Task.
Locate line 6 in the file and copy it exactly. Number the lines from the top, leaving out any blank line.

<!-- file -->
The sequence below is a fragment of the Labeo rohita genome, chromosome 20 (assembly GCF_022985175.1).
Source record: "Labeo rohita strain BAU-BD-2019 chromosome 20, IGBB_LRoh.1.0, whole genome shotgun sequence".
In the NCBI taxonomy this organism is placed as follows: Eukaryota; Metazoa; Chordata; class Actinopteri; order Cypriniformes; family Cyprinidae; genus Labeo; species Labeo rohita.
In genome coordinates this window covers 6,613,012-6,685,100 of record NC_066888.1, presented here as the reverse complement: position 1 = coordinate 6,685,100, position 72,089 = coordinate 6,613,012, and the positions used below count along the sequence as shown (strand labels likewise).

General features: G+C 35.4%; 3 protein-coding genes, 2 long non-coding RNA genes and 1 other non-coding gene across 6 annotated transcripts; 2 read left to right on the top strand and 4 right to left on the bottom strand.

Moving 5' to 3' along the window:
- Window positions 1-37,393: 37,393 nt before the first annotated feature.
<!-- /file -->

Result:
Moving 5' to 3' along the window: